Toure Murry is a basketball player who grows on people.
His talent doesn’t hit anyone over the head. His stoic demeanor can be misinterpreted. But give Murry enough time and you start to see the rewards.
At 6-foot-5, he can defend almost anywhere on the floor. He can guard a point guard or a shooting guard, sometimes even a small forward. He passes well, shoots well, rebounds well.
Obviously, the New York Knicks like what they’ve seen from Murry, not only last season in the NBA Development League with the Rio Grande Valley Vipers, but during his summer and preseason with the New York Knicks.
Murry will be in a Knicks uniform Wednesday night when they open the regular season inside newly-renovated Madison Square Garden against Milwaukee. And the former Wichita State guard, the Shockers’ all-time assists leader, is still pinching himself to make sure this dream is true.
“Oh man, any time I’m around these guys and on the bus with them, it’s not a normal feeling I’m having,” Murry said Tuesday afternoon after a brief Knicks practice. “It’s a very different feeling.”
If you saw Murry as an NBA player following his senior season at Wichita State in 2011-12, you’re probably in the minority. He was an instrumental Shocker, perhaps the most indispensable Shocker as he gained experience.
But it was also difficult to ignore his average shooting ability. Murry made some big shots during his Shocker career, but he missed a bunch, too. He shot 40.5 percent from the field during his four seasons and just 31.1 percent from the three-point line.
Those aren’t the numbers you associate with NBA potential, especially for a guard.
Murry wasn’t drafted. He set out to find a basketball career overseas, but was cut by a team in Israel and let go by a club in Turkey because of a paperwork snafu.
He landed in the D League, where he averaged 8.3 points, 2.8 assists and 2.5 rebounds for Rio Grande. His shooting was improving and Murry, as always, stood out as a defender. But there wasn’t much in those numbers.
Then came the playoffs last spring. In six games, Murry averaged 14 points, five rebounds, 4.8 assists and 2.8 steals. He was everywhere, doing everything. Something clicked.
“It took a while to make a mark because there’s so much player movement and guys are being sent all over,” Murry said. “I was even put on the inactive list for a couple of games in the D League. It was a long road.”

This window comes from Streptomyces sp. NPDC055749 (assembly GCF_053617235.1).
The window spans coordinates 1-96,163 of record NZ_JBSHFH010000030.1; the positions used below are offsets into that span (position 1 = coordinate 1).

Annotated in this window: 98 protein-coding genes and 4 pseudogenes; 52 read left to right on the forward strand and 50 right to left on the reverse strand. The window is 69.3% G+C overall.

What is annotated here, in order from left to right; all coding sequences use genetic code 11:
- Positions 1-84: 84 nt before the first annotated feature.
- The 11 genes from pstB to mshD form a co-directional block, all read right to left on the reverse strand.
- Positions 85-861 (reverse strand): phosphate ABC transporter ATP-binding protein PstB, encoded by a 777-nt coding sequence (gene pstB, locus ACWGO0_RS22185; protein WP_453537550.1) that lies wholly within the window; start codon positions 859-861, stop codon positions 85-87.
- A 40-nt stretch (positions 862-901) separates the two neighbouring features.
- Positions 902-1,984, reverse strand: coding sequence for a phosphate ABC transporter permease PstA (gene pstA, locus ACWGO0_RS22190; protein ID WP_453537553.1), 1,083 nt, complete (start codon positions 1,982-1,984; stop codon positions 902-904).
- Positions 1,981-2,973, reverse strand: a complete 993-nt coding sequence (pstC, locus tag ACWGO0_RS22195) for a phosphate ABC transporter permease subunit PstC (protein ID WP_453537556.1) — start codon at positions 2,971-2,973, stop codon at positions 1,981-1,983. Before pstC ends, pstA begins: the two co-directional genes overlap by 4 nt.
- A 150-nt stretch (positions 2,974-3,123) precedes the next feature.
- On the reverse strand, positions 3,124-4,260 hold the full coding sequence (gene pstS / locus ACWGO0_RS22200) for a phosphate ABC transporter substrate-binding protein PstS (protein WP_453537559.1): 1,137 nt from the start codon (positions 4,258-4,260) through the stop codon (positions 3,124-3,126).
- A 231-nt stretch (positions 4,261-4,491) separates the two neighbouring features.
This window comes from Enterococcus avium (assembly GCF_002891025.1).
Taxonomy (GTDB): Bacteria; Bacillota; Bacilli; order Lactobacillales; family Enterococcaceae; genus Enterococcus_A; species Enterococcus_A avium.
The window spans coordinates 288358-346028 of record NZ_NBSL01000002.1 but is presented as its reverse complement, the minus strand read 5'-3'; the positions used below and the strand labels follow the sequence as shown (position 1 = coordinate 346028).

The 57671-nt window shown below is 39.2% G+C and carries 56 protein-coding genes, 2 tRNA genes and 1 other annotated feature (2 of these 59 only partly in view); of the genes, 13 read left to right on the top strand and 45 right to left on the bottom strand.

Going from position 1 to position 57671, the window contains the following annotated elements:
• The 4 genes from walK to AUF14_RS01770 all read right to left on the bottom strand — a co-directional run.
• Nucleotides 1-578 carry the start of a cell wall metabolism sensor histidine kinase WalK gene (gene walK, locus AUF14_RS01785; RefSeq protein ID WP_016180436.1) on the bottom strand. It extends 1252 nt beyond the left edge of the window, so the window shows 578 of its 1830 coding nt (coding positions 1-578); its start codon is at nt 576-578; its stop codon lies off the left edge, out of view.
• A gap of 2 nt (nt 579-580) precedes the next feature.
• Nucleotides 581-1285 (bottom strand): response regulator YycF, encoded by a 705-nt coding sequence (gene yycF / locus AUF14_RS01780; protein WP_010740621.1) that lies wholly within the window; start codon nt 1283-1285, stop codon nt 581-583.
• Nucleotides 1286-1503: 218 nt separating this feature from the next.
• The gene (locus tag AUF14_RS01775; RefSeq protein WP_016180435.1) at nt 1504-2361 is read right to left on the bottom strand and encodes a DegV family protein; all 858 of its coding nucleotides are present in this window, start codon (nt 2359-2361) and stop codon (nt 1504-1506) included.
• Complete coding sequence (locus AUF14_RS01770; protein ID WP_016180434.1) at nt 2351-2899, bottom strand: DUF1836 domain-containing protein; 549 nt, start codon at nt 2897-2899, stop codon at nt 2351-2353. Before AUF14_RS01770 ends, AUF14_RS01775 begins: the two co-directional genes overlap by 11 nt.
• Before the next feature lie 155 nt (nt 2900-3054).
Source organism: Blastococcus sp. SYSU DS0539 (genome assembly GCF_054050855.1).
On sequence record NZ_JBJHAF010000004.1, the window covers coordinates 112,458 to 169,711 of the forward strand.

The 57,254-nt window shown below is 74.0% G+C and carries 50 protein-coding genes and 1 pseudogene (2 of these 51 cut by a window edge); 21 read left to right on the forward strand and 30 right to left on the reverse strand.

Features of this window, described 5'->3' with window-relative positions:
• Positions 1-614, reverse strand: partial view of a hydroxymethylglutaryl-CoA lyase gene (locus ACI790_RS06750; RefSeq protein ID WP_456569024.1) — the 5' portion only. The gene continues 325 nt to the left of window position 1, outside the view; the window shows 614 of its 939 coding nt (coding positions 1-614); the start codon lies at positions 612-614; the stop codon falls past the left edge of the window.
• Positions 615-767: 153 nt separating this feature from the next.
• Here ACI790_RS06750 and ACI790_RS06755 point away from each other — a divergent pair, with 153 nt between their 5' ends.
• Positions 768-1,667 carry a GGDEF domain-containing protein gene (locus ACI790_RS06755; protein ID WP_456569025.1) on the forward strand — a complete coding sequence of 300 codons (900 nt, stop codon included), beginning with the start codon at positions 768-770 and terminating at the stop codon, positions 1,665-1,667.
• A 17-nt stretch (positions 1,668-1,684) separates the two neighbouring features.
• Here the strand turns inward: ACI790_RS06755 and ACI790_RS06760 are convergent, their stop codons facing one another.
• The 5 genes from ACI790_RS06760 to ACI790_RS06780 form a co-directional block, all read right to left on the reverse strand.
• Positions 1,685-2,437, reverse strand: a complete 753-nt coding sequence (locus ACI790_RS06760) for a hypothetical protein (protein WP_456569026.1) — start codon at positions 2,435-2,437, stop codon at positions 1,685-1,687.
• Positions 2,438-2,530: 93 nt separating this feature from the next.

But the playoffs turned out to be Murry’s Emerald City. The Knicks took notice and signed Murry as a free agent. It was still a long shot that Murry would make the team, but that’s better than no shot.
“I think they figured out that I have a skill that an NBA team can really use,” Murry said. “Being 6-5 and able to guard three positions is something that I think was very intriguing to teams. And me being able to play offense well also helped. Basically, I think they saw that with my overall game, I could fit.”
Murry is on the Knicks’ 15-man roster. That hardly guarantees him significant playing time. In fact, there will probably be games in which he doesn’t get on the floor. New York has a stockpile of point guards (Raymond Felton, Pablo Prigioni, Beno Udrih) and shooting guards (Iman Shumpert, J.R. Smith, Tim Hardaway Jr.).
But Knicks coach Mike Woodson has told the New York media numerous times how much he likes what everybody likes about Murry — his versatility.
“I got great training for this at Wichita State,” Murry said. “Coach (Gregg) Marshall, his hard coaching pushed me every day. Each year there I became better and I had to add something to my game. Marshall brought that out and made me a better player.”
Nothing has come easily for Murry, as you would expect. He’s forced himself onto the NBA’s radar with grit and determination. Murry might be quiet on the outside, but there has always been a slow boil going on inside.
“I probably had my most doubts last year when I was getting cut by those teams overseas,” Murry said. “I thought, ‘Man, the NBA is kind of far-fetched.’ Any time you get cut, that’s not a good thing.”
Murry had to take less money to play in the Development League, but it turned out to be a blessing.
“I always talked to my dad (Ken) and he told me it was just a part of the grind,” Murry said. “He said that if I wanted to make it where I wanted to make it, then I would have to go through tough times. Everybody wants to play in the NBA but not many know what it takes or the bumps in the road you have to go through. Everybody has a different path and my path was rough. But I enjoyed every step along the way.”
Now Murry is his own Dreamland. Like millions of kids, he aspired to play in the NBA.
He looks around the team bus and sees Carmelo Anthony, Amare Stoudamire, Tyson Chandler.
“I’m definitely one of them now,” Murry said. “Starting off here, nobody really knew who I was. But playing with them and being able to showcase some of my ability in training camp and in preseason games, everyone kind of took notice of me. I think now they really vouche for me.”
Murry grew on his teammates like he grows on everyone else.